Sun Unleashes a Rare Double Whammy

Photo of the sun as it unleashes two powerful double blasts on Jan. 28, 2011.
This still from SDO caught the action in freeze-frame splendor when the Sun popped off two events at once (Jan. 28, 2011). A filament on the left side became unstable and erupted, while an M-1 flare (mid-sized) and a coronal mass ejection on the right blasted into space. (Image credit: NASA/SDO/GSFC)

The sun unleashed two powerful solar eruptions today (Jan. 28) in a spectacular double blast caught on camera by a NASA spacecraft.

The twin solar storms occurred in concert and marked an impressive start for the 2011 space weatherseason.

A video recorded by NASA's Solar Dynamics Observatory shows the two sun storms erupting from opposite sides of the star. Neither of the events posed a space weather threat to Earth or its satellites, NASA officials said.

A still image released by NASA shows a filament — a long magnetic tendril of super-hot plasma — become unstable on the sun's left side (as seen by the SDO spacecraft). As the tendril snapped, it burst into a major solar eruption.

At the same time, a major event occurred on the other side of the sun. A powerful M-1 class flare blasted into space from the right side of the sun, along with a massive explosion of charged solar particles — which scientists call a coronal mass ejections.

Scientists measure solar flares according to a class system that includes three tiers. At the top of the list are X-class flares, which are major events that can trigger planetwide radio blackouts and long-lasting radiation storms, NASA officials have said. M-class flares, like the M-1 event observed today, are medium-size storms that can cause brief radio blackouts  affecting Earth's polar regions, spurring minor radiation storms, they added.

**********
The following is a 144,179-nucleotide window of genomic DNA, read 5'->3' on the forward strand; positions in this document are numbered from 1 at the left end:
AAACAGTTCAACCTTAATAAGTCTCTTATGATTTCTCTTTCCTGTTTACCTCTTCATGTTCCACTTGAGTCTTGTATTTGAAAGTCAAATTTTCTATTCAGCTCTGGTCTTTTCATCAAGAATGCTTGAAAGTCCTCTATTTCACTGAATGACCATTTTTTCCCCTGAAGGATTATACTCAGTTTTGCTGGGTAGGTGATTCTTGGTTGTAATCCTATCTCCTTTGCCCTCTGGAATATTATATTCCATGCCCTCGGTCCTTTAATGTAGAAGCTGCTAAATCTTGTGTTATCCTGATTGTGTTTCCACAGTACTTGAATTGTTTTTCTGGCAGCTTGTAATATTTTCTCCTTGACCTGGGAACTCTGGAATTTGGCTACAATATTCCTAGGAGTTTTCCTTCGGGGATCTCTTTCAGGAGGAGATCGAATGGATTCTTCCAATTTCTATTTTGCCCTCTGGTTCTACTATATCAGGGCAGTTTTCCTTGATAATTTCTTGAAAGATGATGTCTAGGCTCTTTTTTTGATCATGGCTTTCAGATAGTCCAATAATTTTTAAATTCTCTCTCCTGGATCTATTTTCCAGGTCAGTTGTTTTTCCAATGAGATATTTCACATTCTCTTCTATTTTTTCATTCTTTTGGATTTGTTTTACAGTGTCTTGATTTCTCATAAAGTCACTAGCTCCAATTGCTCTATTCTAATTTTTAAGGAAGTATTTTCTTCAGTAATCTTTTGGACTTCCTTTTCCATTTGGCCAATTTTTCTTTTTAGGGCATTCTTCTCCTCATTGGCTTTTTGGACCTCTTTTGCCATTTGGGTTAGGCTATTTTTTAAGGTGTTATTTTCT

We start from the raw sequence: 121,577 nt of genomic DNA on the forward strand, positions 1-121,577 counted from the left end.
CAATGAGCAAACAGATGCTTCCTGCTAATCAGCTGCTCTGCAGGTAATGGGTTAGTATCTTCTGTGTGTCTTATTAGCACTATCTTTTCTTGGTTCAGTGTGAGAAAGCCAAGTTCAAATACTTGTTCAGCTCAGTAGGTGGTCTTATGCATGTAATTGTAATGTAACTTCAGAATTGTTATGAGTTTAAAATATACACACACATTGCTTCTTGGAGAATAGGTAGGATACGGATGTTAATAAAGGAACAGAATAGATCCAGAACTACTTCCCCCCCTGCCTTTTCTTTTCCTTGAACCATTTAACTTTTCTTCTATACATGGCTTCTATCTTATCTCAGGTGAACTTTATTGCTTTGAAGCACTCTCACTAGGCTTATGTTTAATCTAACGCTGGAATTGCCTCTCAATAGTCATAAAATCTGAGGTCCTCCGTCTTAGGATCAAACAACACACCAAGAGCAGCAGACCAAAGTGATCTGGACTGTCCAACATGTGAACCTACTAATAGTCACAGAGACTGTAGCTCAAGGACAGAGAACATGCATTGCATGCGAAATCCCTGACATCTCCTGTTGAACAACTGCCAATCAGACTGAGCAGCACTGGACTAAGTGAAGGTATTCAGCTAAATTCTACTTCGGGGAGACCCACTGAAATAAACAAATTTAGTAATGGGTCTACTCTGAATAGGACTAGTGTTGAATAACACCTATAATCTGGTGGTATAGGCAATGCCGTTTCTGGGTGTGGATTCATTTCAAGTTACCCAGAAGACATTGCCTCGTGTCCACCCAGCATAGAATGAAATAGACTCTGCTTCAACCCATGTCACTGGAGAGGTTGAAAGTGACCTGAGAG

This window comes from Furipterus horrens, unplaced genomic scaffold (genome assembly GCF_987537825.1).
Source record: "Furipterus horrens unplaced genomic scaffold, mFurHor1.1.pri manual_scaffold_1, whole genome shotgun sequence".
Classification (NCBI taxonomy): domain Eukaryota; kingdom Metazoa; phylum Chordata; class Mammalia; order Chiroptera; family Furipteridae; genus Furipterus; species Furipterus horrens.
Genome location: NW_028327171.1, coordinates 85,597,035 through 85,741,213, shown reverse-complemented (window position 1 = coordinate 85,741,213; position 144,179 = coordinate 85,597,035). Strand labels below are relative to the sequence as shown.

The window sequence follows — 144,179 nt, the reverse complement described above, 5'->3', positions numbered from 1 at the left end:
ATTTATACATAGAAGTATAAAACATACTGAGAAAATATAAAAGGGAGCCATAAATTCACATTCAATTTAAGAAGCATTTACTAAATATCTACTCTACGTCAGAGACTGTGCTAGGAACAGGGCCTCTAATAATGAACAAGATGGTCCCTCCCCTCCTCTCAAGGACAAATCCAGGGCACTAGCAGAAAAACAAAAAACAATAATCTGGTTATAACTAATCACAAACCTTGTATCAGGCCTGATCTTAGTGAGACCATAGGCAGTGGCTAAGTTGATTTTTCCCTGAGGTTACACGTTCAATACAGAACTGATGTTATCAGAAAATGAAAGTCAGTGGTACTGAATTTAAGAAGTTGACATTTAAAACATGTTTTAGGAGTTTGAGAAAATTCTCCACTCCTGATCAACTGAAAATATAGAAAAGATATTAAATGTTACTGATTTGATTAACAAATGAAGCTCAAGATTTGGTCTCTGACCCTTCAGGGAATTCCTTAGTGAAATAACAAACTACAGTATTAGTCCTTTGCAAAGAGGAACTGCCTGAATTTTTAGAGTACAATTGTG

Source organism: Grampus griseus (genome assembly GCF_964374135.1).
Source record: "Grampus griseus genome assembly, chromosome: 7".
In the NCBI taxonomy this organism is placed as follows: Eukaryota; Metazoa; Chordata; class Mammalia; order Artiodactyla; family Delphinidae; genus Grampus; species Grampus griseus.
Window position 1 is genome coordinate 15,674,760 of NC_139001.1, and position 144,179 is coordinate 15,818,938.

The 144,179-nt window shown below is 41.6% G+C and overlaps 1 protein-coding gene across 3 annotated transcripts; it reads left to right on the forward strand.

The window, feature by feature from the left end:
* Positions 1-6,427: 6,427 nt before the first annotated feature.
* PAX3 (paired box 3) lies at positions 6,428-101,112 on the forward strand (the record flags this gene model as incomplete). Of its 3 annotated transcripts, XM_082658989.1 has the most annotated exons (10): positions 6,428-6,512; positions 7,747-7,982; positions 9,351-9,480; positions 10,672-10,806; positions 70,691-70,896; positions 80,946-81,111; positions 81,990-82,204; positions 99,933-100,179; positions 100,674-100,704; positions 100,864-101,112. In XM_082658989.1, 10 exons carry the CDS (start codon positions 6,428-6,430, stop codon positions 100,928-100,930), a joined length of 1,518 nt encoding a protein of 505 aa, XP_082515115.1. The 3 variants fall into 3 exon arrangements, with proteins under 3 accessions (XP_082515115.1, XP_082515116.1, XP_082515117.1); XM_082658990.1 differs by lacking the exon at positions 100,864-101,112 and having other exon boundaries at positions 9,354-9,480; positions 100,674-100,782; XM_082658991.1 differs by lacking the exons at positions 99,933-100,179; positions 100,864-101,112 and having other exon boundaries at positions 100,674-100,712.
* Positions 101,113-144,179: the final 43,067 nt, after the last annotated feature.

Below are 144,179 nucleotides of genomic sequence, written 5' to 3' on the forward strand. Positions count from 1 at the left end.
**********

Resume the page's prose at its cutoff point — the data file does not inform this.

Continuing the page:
The third class of solar flares is the C-class. These events are typically small and have few noticeable consequences on Earth, NASA officials have said.

When aimed at Earth, strong solar storms can damage space-based assets — like satellites and crewed spacecraft — as well as technological infrastructure on Earth, such as communications and power grids.

But none of those effects are expected from today's events, NASA officials said.

"Neither event was headed towards Earth," officials with NASA's SDO mission said in a statement.

The video recorded by the SDO spacecraft covers the period of time between Jan. 26 and Jan. 28. Several other flashes and burst of solar activity are also visible in the active region of the sun's right side, SDO officials said.

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Tariq Malik

Tariq is the Editor-in-Chief of and joined the team in 2001, first as an intern and staff writer, and later as an editor. He covers human spaceflight, exploration and space science, as well as skywatching and entertainment. He became's Managing Editor in 2009 and Editor-in-Chief in 2019. Before joining, Tariq was a staff reporter for The Los Angeles Times covering education and city beats in La Habra, Fullerton and Huntington Beach. In October 2022, Tariq received the Harry Kolcum Award for excellence in space reporting from the National Space Club Florida Committee. He is also an Eagle Scout (yes, he has the Space Exploration merit badge) and went to Space Camp four times as a kid and a fifth time as an adult. He has journalism degrees from the University of Southern California and New York University. You can find Tariq at and as the co-host to the This Week In Space podcast with space historian Rod Pyle on the TWiT network. To see his latest project, you can follow Tariq on Twitter @tariqjmalik.